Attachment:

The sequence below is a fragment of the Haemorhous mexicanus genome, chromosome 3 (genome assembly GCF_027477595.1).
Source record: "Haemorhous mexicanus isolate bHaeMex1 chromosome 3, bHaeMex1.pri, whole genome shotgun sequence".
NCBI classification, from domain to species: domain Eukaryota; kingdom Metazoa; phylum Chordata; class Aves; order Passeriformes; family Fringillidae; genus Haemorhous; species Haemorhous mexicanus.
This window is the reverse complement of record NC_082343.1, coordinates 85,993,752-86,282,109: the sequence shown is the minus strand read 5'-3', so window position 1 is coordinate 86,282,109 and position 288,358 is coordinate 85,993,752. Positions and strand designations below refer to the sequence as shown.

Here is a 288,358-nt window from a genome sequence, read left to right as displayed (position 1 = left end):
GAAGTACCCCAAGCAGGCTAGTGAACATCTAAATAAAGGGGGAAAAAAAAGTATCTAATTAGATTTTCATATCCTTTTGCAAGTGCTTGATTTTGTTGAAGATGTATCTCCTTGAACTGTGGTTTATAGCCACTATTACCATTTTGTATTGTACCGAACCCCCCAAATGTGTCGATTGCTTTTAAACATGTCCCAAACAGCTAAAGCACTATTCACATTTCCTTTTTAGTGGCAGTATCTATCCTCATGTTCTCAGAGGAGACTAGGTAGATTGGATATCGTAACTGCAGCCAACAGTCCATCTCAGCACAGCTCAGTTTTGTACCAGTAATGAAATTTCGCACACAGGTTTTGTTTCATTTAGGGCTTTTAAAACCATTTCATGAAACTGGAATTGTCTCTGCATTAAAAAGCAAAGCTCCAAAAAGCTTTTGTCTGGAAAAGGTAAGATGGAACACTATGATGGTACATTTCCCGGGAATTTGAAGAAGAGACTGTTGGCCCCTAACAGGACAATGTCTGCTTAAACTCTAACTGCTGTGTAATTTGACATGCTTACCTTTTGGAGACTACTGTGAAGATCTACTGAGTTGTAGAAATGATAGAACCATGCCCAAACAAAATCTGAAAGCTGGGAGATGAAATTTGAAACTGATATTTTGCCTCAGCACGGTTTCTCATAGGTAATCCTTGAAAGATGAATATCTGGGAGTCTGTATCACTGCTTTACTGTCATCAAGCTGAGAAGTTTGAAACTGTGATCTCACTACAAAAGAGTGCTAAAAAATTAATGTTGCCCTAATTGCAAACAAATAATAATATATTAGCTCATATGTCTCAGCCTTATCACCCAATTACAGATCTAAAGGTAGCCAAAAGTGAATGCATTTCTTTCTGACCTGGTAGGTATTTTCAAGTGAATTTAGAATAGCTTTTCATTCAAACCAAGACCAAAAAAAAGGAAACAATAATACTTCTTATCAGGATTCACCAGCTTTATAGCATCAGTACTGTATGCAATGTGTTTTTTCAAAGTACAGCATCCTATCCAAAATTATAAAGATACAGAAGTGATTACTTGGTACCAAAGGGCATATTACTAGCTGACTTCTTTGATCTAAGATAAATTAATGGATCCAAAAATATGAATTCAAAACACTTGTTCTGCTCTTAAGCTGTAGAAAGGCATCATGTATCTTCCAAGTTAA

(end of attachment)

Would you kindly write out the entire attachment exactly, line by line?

The sequence below is a fragment of the Haemorhous mexicanus genome, chromosome 3 (genome assembly GCF_027477595.1).
Source record: "Haemorhous mexicanus isolate bHaeMex1 chromosome 3, bHaeMex1.pri, whole genome shotgun sequence".
NCBI classification, from domain to species: domain Eukaryota; kingdom Metazoa; phylum Chordata; class Aves; order Passeriformes; family Fringillidae; genus Haemorhous; species Haemorhous mexicanus.
This window is the reverse complement of record NC_082343.1, coordinates 85,993,752-86,282,109: the sequence shown is the minus strand read 5'-3', so window position 1 is coordinate 86,282,109 and position 288,358 is coordinate 85,993,752. Positions and strand designations below refer to the sequence as shown.

Here is a 288,358-nt window from a genome sequence, read left to right as displayed (position 1 = left end):
GAAGTACCCCAAGCAGGCTAGTGAACATCTAAATAAAGGGGGAAAAAAAAGTATCTAATTAGATTTTCATATCCTTTTGCAAGTGCTTGATTTTGTTGAAGATGTATCTCCTTGAACTGTGGTTTATAGCCACTATTACCATTTTGTATTGTACCGAACCCCCCAAATGTGTCGATTGCTTTTAAACATGTCCCAAACAGCTAAAGCACTATTCACATTTCCTTTTTAGTGGCAGTATCTATCCTCATGTTCTCAGAGGAGACTAGGTAGATTGGATATCGTAACTGCAGCCAACAGTCCATCTCAGCACAGCTCAGTTTTGTACCAGTAATGAAATTTCGCACACAGGTTTTGTTTCATTTAGGGCTTTTAAAACCATTTCATGAAACTGGAATTGTCTCTGCATTAAAAAGCAAAGCTCCAAAAAGCTTTTGTCTGGAAAAGGTAAGATGGAACACTATGATGGTACATTTCCCGGGAATTTGAAGAAGAGACTGTTGGCCCCTAACAGGACAATGTCTGCTTAAACTCTAACTGCTGTGTAATTTGACATGCTTACCTTTTGGAGACTACTGTGAAGATCTACTGAGTTGTAGAAATGATAGAACCATGCCCAAACAAAATCTGAAAGCTGGGAGATGAAATTTGAAACTGATATTTTGCCTCAGCACGGTTTCTCATAGGTAATCCTTGAAAGATGAATATCTGGGAGTCTGTATCACTGCTTTACTGTCATCAAGCTGAGAAGTTTGAAACTGTGATCTCACTACAAAAGAGTGCTAAAAAATTAATGTTGCCCTAATTGCAAACAAATAATAATATATTAGCTCATATGTCTCAGCCTTATCACCCAATTACAGATCTAAAGGTAGCCAAAAGTGAATGCATTTCTTTCTGACCTGGTAGGTATTTTCAAGTGAATTTAGAATAGCTTTTCATTCAAACCAAGACCAAAAAAAAGGAAACAATAATACTTCTTATCAGGATTCACCAGCTTTATAGCATCAGTACTGTATGCAATGTGTTTTTTCAAAGTACAGCATCCTATCCAAAATTATAAAGATACAGAAGTGATTACTTGGTACCAAAGGGCATATTACTAGCTGACTTCTTTGATCTAAGATAAATTAATGGATCCAAAAATATGAATTCAAAACACTTGTTCTGCTCTTAAGCTGTAGAAAGGCATCATGTATCTTCCAAGTTAA